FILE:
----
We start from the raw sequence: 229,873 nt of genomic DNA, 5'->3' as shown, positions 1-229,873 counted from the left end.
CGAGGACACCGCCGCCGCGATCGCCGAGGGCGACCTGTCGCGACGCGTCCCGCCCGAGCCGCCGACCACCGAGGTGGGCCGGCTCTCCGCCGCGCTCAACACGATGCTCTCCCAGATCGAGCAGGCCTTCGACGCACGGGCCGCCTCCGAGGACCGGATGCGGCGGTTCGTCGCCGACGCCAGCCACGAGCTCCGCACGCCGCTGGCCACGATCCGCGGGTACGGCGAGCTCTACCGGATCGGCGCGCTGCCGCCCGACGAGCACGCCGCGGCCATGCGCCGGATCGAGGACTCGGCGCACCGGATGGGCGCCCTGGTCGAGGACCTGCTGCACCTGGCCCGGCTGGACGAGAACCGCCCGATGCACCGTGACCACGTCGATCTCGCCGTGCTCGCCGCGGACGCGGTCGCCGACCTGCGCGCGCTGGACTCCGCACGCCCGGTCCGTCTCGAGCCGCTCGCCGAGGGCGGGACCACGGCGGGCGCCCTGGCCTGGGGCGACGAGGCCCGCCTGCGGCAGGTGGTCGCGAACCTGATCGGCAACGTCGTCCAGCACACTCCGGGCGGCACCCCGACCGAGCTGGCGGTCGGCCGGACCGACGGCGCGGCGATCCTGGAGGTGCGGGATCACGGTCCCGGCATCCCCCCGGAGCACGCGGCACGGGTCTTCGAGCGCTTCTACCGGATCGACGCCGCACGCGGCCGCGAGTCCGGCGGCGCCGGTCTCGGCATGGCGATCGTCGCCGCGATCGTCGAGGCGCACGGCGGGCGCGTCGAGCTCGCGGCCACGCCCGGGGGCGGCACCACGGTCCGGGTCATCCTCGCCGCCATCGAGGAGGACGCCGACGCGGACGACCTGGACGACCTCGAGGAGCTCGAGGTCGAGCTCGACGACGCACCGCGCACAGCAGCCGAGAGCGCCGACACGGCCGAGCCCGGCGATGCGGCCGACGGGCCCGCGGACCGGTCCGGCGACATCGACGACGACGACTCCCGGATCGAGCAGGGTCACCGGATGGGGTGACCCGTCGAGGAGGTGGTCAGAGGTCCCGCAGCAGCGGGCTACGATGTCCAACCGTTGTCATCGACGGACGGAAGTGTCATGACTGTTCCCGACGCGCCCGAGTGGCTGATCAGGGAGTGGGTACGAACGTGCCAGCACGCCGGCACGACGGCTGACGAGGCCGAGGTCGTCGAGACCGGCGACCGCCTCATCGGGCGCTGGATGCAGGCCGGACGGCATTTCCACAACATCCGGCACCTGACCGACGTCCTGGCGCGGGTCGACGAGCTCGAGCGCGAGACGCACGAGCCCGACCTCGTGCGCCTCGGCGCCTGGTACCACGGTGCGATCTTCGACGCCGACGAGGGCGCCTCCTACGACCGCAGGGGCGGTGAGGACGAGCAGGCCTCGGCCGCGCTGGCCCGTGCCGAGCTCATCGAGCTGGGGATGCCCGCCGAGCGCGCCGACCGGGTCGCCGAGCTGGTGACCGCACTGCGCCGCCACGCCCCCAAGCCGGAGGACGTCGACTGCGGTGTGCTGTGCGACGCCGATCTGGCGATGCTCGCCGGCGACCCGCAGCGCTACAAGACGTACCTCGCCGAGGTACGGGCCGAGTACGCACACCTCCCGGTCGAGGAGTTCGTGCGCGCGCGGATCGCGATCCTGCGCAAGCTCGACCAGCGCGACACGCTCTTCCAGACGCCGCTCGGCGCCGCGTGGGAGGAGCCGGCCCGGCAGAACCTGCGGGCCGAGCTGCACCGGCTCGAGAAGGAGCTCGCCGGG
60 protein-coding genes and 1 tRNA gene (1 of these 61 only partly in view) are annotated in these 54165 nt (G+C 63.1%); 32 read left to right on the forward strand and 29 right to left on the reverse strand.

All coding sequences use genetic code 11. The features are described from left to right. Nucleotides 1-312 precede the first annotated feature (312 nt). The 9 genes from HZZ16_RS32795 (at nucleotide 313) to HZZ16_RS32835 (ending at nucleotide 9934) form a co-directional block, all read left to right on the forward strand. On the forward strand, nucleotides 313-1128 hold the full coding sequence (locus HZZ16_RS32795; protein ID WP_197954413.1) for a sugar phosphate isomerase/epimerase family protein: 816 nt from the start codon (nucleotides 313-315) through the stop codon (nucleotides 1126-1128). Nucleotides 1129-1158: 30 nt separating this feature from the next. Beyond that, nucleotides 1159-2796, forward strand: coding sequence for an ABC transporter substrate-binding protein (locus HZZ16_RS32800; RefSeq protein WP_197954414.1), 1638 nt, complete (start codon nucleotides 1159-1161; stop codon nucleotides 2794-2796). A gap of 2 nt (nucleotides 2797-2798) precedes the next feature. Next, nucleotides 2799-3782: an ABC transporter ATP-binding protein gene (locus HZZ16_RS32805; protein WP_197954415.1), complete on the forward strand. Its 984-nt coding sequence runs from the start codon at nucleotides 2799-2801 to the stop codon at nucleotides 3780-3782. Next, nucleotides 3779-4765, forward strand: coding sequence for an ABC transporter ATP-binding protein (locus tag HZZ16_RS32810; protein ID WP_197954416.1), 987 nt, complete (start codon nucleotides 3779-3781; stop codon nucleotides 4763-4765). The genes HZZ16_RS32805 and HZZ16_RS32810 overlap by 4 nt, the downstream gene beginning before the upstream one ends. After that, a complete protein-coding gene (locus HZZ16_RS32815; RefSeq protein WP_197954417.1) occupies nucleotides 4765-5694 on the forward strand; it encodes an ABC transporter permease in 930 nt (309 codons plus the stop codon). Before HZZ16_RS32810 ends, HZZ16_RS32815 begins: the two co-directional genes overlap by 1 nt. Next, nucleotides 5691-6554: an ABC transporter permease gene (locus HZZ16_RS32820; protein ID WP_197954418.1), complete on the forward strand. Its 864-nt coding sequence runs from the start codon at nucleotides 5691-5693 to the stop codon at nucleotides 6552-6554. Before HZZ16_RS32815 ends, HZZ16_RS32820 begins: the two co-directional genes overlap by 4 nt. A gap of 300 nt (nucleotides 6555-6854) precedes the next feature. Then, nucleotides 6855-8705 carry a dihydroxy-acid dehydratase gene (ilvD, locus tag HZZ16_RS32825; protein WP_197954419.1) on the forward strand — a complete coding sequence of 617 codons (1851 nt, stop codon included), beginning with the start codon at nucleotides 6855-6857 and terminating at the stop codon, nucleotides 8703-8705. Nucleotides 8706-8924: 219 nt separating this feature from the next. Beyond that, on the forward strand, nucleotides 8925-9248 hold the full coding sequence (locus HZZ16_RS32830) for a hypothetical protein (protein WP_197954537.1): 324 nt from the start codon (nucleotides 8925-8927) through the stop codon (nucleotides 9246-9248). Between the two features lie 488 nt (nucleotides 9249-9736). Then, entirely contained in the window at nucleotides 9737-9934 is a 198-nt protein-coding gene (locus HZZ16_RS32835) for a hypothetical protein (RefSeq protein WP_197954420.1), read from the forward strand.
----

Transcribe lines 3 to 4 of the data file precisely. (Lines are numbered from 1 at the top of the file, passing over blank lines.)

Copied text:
60 protein-coding genes and 1 tRNA gene (1 of these 61 only partly in view) are annotated in these 54165 nt (G+C 63.1%); 32 read left to right on the forward strand and 29 right to left on the reverse strand.

All coding sequences use genetic code 11. The features are described from left to right. Nucleotides 1-312 precede the first annotated feature (312 nt). The 9 genes from HZZ16_RS32795 (at nucleotide 313) to HZZ16_RS32835 (ending at nucleotide 9934) form a co-directional block, all read left to right on the forward strand. On the forward strand, nucleotides 313-1128 hold the full coding sequence (locus HZZ16_RS32795; protein ID WP_197954413.1) for a sugar phosphate isomerase/epimerase family protein: 816 nt from the start codon (nucleotides 313-315) through the stop codon (nucleotides 1126-1128). Nucleotides 1129-1158: 30 nt separating this feature from the next. Beyond that, nucleotides 1159-2796, forward strand: coding sequence for an ABC transporter substrate-binding protein (locus HZZ16_RS32800; RefSeq protein WP_197954414.1), 1638 nt, complete (start codon nucleotides 1159-1161; stop codon nucleotides 2794-2796). A gap of 2 nt (nucleotides 2797-2798) precedes the next feature. Next, nucleotides 2799-3782: an ABC transporter ATP-binding protein gene (locus HZZ16_RS32805; protein WP_197954415.1), complete on the forward strand. Its 984-nt coding sequence runs from the start codon at nucleotides 2799-2801 to the stop codon at nucleotides 3780-3782. Next, nucleotides 3779-4765, forward strand: coding sequence for an ABC transporter ATP-binding protein (locus tag HZZ16_RS32810; protein ID WP_197954416.1), 987 nt, complete (start codon nucleotides 3779-3781; stop codon nucleotides 4763-4765). The genes HZZ16_RS32805 and HZZ16_RS32810 overlap by 4 nt, the downstream gene beginning before the upstream one ends. After that, a complete protein-coding gene (locus HZZ16_RS32815; RefSeq protein WP_197954417.1) occupies nucleotides 4765-5694 on the forward strand; it encodes an ABC transporter permease in 930 nt (309 codons plus the stop codon). Before HZZ16_RS32810 ends, HZZ16_RS32815 begins: the two co-directional genes overlap by 1 nt. Next, nucleotides 5691-6554: an ABC transporter permease gene (locus HZZ16_RS32820; protein ID WP_197954418.1), complete on the forward strand. Its 864-nt coding sequence runs from the start codon at nucleotides 5691-5693 to the stop codon at nucleotides 6552-6554. Before HZZ16_RS32815 ends, HZZ16_RS32820 begins: the two co-directional genes overlap by 4 nt. A gap of 300 nt (nucleotides 6555-6854) precedes the next feature. Then, nucleotides 6855-8705 carry a dihydroxy-acid dehydratase gene (ilvD, locus tag HZZ16_RS32825; protein WP_197954419.1) on the forward strand — a complete coding sequence of 617 codons (1851 nt, stop codon included), beginning with the start codon at nucleotides 6855-6857 and terminating at the stop codon, nucleotides 8703-8705. Nucleotides 8706-8924: 219 nt separating this feature from the next. Beyond that, on the forward strand, nucleotides 8925-9248 hold the full coding sequence (locus HZZ16_RS32830) for a hypothetical protein (protein WP_197954537.1): 324 nt from the start codon (nucleotides 8925-8927) through the stop codon (nucleotides 9246-9248). Between the two features lie 488 nt (nucleotides 9249-9736). Then, entirely contained in the window at nucleotides 9737-9934 is a 198-nt protein-coding gene (locus HZZ16_RS32835) for a hypothetical protein (RefSeq protein WP_197954420.1), read from the forward strand.